Deans' stroke musings

Changing stroke rehab and research worldwide now.Time is Brain!Just think of all the trillions and trillions of neurons that DIE each day because there are NO effective hyperacute therapies besides tPA(only 12% effective). I have 493 posts on hyperacute therapy, enough for researchers to spend decades proving them out. These are my personal ideas and blog on stroke rehabilitation and stroke research. Do not attempt any of these without checking with your medical provider. Unless you join me in agitating, when you need these therapies they won't be there.

What this blog is for:

Shortly after getting out of the hospital and getting NO information on the process or protocols of stroke rehabilitation and recovery I started searching on the internet and found that no other survivor received useful information. This is an attempt to cover all stroke rehabilitation information that should be readily available to survivors so they can talk with informed knowledge to their medical staff. It's quite disgusting that this information is not available from every stroke association and doctors group.
My back ground story is here:

Monday, August 1, 2016

Music Therapy Lifts Spirits

But I see no protocol on music therapy on the National Stroke Association site. Without  that protocol all the million of stroke survivors each year are not getting the most appropriate therapy. It would be dangerous to do this without a protocol and your doctors prescription. So ask for a ET(Evaluate and Treat) prescription written to the caregivers by the doctor. I bet you too could write ET on a prescription pad.
Music therapy can help stroke survivors with speech and language cognition, lift their moods, and improve coordination by having stroke survivors walk to the beat of the music.
Why can music be such a powerful tool in a stroke survivor’s recovery?
As Erin Wegener, a music therapist at Spectrum Health in Michigan, explains, music accesses the whole brain.
"Researchers examining music and cognitive neuroscience tell us that music actually activates the whole brain.  The elements of music such as pitch, timbre (sound qualities), melody, rhythmic processing, rhythmic execution (playing or moving to rhythm), activate various neural networks throughout the brain,” Wegener says.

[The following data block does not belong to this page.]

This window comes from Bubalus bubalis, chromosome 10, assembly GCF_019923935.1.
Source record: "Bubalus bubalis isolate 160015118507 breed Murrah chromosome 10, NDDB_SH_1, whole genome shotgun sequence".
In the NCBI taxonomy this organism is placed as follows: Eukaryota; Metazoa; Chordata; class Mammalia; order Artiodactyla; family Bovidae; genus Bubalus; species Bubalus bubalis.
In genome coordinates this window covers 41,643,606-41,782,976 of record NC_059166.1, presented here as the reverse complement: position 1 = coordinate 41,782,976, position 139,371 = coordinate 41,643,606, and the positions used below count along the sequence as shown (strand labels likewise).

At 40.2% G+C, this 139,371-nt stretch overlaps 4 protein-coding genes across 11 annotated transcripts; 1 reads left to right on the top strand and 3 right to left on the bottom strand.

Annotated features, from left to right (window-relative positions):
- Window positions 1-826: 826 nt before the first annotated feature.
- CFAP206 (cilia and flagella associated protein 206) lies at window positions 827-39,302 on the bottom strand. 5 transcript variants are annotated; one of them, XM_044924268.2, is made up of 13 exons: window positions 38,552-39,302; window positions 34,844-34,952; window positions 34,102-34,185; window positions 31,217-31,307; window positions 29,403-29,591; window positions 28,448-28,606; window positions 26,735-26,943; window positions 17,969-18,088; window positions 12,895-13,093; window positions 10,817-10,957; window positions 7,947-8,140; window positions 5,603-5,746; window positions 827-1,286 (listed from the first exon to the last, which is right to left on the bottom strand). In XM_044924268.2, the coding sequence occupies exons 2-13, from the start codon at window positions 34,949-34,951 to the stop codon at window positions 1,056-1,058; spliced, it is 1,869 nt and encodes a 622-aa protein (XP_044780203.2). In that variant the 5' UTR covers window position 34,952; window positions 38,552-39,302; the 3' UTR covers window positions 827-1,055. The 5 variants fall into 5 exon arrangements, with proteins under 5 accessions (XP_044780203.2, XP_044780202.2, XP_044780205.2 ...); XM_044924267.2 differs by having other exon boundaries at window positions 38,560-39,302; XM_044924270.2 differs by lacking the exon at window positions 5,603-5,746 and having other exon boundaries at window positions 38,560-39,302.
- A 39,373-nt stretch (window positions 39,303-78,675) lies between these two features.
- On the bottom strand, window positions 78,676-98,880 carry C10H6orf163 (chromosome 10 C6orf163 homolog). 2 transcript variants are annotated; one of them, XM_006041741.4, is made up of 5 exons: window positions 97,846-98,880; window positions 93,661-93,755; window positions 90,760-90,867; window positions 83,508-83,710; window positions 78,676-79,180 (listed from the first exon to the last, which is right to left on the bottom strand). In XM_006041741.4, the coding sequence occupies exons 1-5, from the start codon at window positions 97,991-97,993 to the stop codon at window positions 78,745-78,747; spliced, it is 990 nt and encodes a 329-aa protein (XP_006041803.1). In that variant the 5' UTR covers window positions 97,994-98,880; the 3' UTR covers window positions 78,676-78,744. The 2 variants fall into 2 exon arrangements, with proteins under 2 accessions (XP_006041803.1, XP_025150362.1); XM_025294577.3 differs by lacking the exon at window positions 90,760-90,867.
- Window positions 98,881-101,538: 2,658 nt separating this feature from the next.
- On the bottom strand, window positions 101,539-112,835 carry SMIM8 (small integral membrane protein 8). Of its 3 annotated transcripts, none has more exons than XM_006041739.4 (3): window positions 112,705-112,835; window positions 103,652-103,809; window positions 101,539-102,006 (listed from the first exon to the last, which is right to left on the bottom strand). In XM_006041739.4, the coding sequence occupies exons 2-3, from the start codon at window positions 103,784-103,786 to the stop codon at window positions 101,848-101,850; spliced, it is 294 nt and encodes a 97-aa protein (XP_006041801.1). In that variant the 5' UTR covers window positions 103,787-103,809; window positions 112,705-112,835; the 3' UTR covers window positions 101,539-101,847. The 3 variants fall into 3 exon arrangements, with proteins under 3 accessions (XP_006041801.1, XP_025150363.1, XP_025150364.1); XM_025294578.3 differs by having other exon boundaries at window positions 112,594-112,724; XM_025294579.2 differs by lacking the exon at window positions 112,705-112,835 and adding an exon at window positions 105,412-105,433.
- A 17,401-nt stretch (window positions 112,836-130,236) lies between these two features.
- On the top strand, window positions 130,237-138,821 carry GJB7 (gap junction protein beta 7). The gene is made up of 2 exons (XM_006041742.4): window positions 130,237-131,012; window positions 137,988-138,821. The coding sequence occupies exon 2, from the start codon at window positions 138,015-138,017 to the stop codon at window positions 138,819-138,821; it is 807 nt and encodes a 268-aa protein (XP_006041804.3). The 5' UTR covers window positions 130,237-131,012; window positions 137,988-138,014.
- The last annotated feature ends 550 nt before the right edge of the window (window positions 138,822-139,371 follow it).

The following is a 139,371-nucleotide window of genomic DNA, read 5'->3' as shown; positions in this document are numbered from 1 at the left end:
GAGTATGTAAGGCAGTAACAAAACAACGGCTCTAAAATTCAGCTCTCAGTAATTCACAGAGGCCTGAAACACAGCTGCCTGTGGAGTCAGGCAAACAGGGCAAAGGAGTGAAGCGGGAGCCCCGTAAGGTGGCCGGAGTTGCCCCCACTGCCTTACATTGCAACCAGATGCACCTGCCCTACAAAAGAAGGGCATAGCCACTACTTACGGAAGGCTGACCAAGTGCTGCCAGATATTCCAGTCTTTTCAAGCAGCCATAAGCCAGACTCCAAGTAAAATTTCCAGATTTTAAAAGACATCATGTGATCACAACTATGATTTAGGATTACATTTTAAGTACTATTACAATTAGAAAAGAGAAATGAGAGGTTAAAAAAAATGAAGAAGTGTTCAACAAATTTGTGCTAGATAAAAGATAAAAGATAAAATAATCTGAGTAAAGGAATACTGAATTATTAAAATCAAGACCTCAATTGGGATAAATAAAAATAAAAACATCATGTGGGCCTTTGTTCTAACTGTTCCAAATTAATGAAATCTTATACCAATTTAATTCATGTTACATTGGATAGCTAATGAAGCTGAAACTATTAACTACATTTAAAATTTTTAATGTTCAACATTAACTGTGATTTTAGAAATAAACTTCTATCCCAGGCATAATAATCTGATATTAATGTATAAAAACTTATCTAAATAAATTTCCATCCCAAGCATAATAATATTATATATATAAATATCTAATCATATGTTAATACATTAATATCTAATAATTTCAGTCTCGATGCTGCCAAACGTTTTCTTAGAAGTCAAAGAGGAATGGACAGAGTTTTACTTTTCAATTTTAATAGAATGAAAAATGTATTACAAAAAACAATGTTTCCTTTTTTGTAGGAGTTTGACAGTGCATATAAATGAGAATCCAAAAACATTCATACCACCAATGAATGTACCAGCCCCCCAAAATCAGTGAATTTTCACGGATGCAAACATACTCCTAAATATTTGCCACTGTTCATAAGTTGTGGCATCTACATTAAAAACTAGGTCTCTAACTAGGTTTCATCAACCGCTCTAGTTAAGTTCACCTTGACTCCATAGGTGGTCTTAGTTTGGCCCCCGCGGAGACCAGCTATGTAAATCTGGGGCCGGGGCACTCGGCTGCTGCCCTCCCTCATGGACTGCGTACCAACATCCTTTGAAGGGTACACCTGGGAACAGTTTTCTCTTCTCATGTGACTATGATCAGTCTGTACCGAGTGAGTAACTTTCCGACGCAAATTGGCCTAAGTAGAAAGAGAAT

“So when specific areas of the brain are damaged, such as Broca's area which controls expressive speech, the brain may be able to draw from the other networks which are active when we play music sing, hum, process or listen to rhythm in order to form new connections.  Because music is complex and activates various networks throughout the brain, there is great potential for neuroplasticity."

A stroke survivor need not have a musical background to benefit from a music therapy.
Moving to the beat of the music is beneficial to stroke survivors as well.

“It’s helpful to them to walk to music, if they can exercise and move within a rhythmic pulse. It can help to coordinate movement,” Wegener says.

To find a music therapist near you visit the American Music Therapy Association website and click on “Find a Music Therapist.”  To check if a professional is a board-certified therapist, visit the Certification Board of Music Therapists website.
Looking to incorporate music for a stroke survivor at home?
Wegener suggests singing and playing “over-learned” songs such “You Are My Sunshine” and “Twinkle, Twinkle Little Star.” Favorite songs of a stroke survivor or songs from their teenage years may also be a big hit.
Aaron Russell, 39, has been helped immensely from music therapy.
“When the music therapist came, with the first strum of his guitar, he lit up,” recalls Norma Russell, Aaron’s mother. “Music is his heart.”
Russell played in two different bands prior to his stroke two years ago.

“He can sing a lot more than he can say and that in itself is a big, big blessing,” says Hastings of her son, who plays in praise band in a chapel near where they live in Texas.
“Music helps him with his spirit and everything he is.”

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